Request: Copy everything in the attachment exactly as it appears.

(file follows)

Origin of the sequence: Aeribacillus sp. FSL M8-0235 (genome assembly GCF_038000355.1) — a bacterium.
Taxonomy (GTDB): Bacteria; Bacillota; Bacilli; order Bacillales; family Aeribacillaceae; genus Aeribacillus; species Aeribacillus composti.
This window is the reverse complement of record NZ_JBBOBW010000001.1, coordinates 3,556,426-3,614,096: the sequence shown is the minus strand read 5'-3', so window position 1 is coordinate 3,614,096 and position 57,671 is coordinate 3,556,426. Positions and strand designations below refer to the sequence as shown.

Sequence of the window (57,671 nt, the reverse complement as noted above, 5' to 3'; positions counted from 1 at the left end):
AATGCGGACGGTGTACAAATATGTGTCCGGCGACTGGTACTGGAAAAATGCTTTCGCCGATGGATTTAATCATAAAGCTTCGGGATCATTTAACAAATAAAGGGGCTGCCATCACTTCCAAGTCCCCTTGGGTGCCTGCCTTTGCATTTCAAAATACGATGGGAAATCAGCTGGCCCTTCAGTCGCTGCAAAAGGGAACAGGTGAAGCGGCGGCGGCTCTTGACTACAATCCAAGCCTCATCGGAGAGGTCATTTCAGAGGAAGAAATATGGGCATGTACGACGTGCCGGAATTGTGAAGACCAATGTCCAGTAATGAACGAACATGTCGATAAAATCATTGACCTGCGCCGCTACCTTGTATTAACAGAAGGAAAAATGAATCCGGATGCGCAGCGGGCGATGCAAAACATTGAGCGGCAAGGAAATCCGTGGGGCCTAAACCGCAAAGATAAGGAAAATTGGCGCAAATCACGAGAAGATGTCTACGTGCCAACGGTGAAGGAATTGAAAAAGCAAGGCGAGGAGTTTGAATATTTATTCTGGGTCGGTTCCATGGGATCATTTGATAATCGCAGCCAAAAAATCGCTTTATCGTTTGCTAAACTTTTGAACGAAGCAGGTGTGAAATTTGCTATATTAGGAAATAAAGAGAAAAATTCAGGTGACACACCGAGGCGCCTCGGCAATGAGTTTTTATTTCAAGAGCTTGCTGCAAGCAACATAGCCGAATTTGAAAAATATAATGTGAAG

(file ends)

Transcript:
Origin of the sequence: Aeribacillus sp. FSL M8-0235 (genome assembly GCF_038000355.1) — a bacterium.
Taxonomy (GTDB): Bacteria; Bacillota; Bacilli; order Bacillales; family Aeribacillaceae; genus Aeribacillus; species Aeribacillus composti.
This window is the reverse complement of record NZ_JBBOBW010000001.1, coordinates 3,556,426-3,614,096: the sequence shown is the minus strand read 5'-3', so window position 1 is coordinate 3,614,096 and position 57,671 is coordinate 3,556,426. Positions and strand designations below refer to the sequence as shown.

Sequence of the window (57,671 nt, the reverse complement as noted above, 5' to 3'; positions counted from 1 at the left end):
AATGCGGACGGTGTACAAATATGTGTCCGGCGACTGGTACTGGAAAAATGCTTTCGCCGATGGATTTAATCATAAAGCTTCGGGATCATTTAACAAATAAAGGGGCTGCCATCACTTCCAAGTCCCCTTGGGTGCCTGCCTTTGCATTTCAAAATACGATGGGAAATCAGCTGGCCCTTCAGTCGCTGCAAAAGGGAACAGGTGAAGCGGCGGCGGCTCTTGACTACAATCCAAGCCTCATCGGAGAGGTCATTTCAGAGGAAGAAATATGGGCATGTACGACGTGCCGGAATTGTGAAGACCAATGTCCAGTAATGAACGAACATGTCGATAAAATCATTGACCTGCGCCGCTACCTTGTATTAACAGAAGGAAAAATGAATCCGGATGCGCAGCGGGCGATGCAAAACATTGAGCGGCAAGGAAATCCGTGGGGCCTAAACCGCAAAGATAAGGAAAATTGGCGCAAATCACGAGAAGATGTCTACGTGCCAACGGTGAAGGAATTGAAAAAGCAAGGCGAGGAGTTTGAATATTTATTCTGGGTCGGTTCCATGGGATCATTTGATAATCGCAGCCAAAAAATCGCTTTATCGTTTGCTAAACTTTTGAACGAAGCAGGTGTGAAATTTGCTATATTAGGAAATAAAGAGAAAAATTCAGGTGACACACCGAGGCGCCTCGGCAATGAGTTTTTATTTCAAGAGCTTGCTGCAAGCAACATAGCCGAATTTGAAAAATATAATGTGAAG